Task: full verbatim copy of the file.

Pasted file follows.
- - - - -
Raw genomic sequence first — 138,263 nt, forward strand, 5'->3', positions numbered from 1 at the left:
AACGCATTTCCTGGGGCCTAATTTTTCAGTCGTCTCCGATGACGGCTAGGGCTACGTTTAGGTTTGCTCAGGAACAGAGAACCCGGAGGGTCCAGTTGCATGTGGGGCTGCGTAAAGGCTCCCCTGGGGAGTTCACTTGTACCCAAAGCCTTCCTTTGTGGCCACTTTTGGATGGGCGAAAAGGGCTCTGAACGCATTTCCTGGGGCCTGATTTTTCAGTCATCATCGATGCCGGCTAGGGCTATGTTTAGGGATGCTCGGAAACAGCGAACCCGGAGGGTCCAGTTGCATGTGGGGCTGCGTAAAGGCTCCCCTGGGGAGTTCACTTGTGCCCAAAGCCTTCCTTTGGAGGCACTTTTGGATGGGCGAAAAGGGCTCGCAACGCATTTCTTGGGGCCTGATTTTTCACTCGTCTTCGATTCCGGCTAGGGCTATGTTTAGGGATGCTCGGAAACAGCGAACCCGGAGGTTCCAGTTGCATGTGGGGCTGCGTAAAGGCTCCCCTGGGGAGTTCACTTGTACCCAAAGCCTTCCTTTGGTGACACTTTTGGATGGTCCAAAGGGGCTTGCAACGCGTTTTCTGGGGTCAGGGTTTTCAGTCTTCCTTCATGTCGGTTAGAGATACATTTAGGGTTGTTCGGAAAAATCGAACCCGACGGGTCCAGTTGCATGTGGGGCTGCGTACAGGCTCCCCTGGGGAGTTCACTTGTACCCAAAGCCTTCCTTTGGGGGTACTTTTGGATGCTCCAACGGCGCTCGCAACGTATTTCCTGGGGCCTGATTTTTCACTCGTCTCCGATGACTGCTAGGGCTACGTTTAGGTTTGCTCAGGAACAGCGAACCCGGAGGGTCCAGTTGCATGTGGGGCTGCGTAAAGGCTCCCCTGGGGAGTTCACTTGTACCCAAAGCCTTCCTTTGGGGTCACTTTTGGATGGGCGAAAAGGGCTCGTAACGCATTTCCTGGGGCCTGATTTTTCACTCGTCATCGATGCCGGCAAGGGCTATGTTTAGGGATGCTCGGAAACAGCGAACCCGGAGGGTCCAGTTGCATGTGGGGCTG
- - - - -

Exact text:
Raw genomic sequence first — 138,263 nt, forward strand, 5'->3', positions numbered from 1 at the left:
AACGCATTTCCTGGGGCCTAATTTTTCAGTCGTCTCCGATGACGGCTAGGGCTACGTTTAGGTTTGCTCAGGAACAGAGAACCCGGAGGGTCCAGTTGCATGTGGGGCTGCGTAAAGGCTCCCCTGGGGAGTTCACTTGTACCCAAAGCCTTCCTTTGTGGCCACTTTTGGATGGGCGAAAAGGGCTCTGAACGCATTTCCTGGGGCCTGATTTTTCAGTCATCATCGATGCCGGCTAGGGCTATGTTTAGGGATGCTCGGAAACAGCGAACCCGGAGGGTCCAGTTGCATGTGGGGCTGCGTAAAGGCTCCCCTGGGGAGTTCACTTGTGCCCAAAGCCTTCCTTTGGAGGCACTTTTGGATGGGCGAAAAGGGCTCGCAACGCATTTCTTGGGGCCTGATTTTTCACTCGTCTTCGATTCCGGCTAGGGCTATGTTTAGGGATGCTCGGAAACAGCGAACCCGGAGGTTCCAGTTGCATGTGGGGCTGCGTAAAGGCTCCCCTGGGGAGTTCACTTGTACCCAAAGCCTTCCTTTGGTGACACTTTTGGATGGTCCAAAGGGGCTTGCAACGCGTTTTCTGGGGTCAGGGTTTTCAGTCTTCCTTCATGTCGGTTAGAGATACATTTAGGGTTGTTCGGAAAAATCGAACCCGACGGGTCCAGTTGCATGTGGGGCTGCGTACAGGCTCCCCTGGGGAGTTCACTTGTACCCAAAGCCTTCCTTTGGGGGTACTTTTGGATGCTCCAACGGCGCTCGCAACGTATTTCCTGGGGCCTGATTTTTCACTCGTCTCCGATGACTGCTAGGGCTACGTTTAGGTTTGCTCAGGAACAGCGAACCCGGAGGGTCCAGTTGCATGTGGGGCTGCGTAAAGGCTCCCCTGGGGAGTTCACTTGTACCCAAAGCCTTCCTTTGGGGTCACTTTTGGATGGGCGAAAAGGGCTCGTAACGCATTTCCTGGGGCCTGATTTTTCACTCGTCATCGATGCCGGCAAGGGCTATGTTTAGGGATGCTCGGAAACAGCGAACCCGGAGGGTCCAGTTGCATGTGGGGCTG